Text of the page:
Morphy’s to auction premier Adolf Grenke breweriana, beer can collection, Sept. 21-22 On Sept. 21-22, Morphy Auctions will offer the remarkable 40-year breweriana collection of Adolf Grenke. It includes 500 rare beer cans, 400 beer taps and many scarce and beautiful advertising signs.
News-Antique.com - Sep 14,2012 - DENVER, Pa. – The convivial atmosphere of a century-old corner tavern welcomes visitors to Morphy’s southeastern Pennsylvania gallery in the run-up to the big Sept. 21-22 sale of Adolf Grenke’s breweriana and beer can collection. More than 40 years in the making, the approximately 4,000-piece Grenke collection will be sold in its entirety and without reserve over the course of the two-day event.
At the core of the remarkable single-owner collection – which also includes 400 beer taps and a selection of advertising signs, artwork and promotional items – are some 500 antique and vintage beer cans, many of which are exceedingly rare. “A few key examples are expected to exceed $50,000 each,” said Morphy Auctions CEO Dan Morphy.
A former plastics industry executive and president of an elevator company, Grenke became aware of beer cans as a collectible in 1972 after his wife took their two young sons to an educational lecture sponsored by the parks department in his suburban Chicago neighborhood.
“The fellow making the presentation was a Meister Brau salesman. He was there to encourage kids to collect beer cans and even handed out sample cans,” Grenke recalled. But it wasn’t until later, while on a family vacation in Texas, that Grenke himself caught the collecting bug.
“We were on our way to the Alamo when one of my sons spotted beer cans on the side of the road near a golf course. I was all dressed up, but we pulled over, and soon I was in the mud pulling up beer cans right along with my sons,” Grenke said with a laugh.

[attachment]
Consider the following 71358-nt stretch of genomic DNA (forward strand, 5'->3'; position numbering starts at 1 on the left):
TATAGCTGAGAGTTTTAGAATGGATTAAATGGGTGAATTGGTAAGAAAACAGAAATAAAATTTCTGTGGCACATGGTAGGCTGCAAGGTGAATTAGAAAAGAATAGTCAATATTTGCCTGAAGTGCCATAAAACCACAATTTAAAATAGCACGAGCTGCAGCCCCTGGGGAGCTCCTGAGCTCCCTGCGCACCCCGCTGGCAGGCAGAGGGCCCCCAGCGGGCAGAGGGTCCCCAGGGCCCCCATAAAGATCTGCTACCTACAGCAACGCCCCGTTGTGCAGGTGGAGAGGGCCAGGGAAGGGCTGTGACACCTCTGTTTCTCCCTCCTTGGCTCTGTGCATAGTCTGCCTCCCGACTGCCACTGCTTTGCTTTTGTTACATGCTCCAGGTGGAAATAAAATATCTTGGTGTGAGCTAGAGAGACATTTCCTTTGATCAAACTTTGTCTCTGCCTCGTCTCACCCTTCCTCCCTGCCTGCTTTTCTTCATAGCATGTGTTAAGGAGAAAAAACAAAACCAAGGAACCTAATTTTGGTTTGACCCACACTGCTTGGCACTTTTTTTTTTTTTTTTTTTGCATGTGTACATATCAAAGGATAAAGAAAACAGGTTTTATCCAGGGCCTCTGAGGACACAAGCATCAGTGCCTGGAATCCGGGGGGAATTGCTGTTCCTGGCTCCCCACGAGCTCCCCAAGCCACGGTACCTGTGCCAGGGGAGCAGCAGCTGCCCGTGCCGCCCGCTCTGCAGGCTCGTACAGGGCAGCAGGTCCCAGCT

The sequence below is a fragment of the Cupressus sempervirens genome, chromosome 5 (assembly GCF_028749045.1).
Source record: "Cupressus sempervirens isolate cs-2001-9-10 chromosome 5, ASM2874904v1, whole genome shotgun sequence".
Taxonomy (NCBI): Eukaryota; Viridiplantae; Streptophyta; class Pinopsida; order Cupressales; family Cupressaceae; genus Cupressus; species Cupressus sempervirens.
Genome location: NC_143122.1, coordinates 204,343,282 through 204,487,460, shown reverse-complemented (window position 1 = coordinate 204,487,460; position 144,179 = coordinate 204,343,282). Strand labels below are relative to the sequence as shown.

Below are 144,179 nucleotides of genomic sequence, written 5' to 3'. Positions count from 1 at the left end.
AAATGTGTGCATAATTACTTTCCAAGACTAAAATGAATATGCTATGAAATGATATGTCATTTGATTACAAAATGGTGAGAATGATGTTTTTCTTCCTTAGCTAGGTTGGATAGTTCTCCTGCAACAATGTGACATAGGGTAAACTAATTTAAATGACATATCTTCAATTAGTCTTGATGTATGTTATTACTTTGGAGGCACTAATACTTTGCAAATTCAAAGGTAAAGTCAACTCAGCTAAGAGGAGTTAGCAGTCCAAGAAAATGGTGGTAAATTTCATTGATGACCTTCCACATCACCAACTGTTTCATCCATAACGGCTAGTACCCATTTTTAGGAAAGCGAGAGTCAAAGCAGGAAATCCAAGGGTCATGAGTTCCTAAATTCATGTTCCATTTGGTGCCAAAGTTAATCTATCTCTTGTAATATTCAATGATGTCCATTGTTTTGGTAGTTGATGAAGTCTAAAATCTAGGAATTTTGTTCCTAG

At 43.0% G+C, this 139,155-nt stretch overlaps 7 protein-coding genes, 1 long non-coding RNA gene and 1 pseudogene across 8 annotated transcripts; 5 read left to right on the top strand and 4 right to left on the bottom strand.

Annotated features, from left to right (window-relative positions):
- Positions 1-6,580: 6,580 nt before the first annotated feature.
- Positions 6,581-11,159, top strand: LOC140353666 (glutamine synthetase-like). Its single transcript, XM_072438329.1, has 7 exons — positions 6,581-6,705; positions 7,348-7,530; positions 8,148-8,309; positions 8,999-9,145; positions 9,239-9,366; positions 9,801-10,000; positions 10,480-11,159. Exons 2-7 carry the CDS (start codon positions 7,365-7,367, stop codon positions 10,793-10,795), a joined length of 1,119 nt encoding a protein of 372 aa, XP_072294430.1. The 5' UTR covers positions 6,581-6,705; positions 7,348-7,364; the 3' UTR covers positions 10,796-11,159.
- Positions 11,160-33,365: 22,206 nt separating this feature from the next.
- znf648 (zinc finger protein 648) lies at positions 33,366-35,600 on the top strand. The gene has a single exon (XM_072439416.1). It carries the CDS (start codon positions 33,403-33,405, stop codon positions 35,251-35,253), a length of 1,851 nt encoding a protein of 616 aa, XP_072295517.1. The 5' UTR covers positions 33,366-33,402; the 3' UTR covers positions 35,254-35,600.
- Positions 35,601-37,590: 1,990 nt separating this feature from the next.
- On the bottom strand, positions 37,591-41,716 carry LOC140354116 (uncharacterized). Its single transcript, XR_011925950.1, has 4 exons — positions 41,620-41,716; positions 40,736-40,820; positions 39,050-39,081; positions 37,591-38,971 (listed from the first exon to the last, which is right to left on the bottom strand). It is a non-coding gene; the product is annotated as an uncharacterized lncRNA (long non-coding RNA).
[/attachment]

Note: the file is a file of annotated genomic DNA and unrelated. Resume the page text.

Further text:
After a few years of collecting and watching the prices escalate on vintage cans, Grenke joined the BCCA and Worldwide Beer Can Collectors, which he knew would open doors to a much wider network of collectors through club meetings and conventions. He became known as a serious buyer who would pay the price to own the rarest cans, but ironically, he only rarely drank beer.
Grenke’s collection includes many cans chosen for inclusion in top reference books because they were the best of all known examples. “Adolf was always a condition collector,” Morphy said. “Whenever a new book on beer cans was in the works, invariably the author and photographer would end up at Adolf’s home.”
Grenke’s favorite cans include a rare Apache Export can from Arizona – a very desirable low-profile cone-top can with Native American imagery. It is one of only five or six known and is expected to make $25,000-$35,000 at auction. Grenke also favors an olive drab Peter Hand Meister Brau can that is the only known example of its type. “During World War II, Meister Brau sent their beer overseas to US soldiers,” Grenke said. “As far as anyone knows, this is the sole survivor.” It is estimated at $12,000-$18,000.
Morphy’s enlisted the services of noted breweriana expert Dan Morean of www.breweriana.com to appraise and catalog the beer can portion of the sale. Morean, who has bought and sold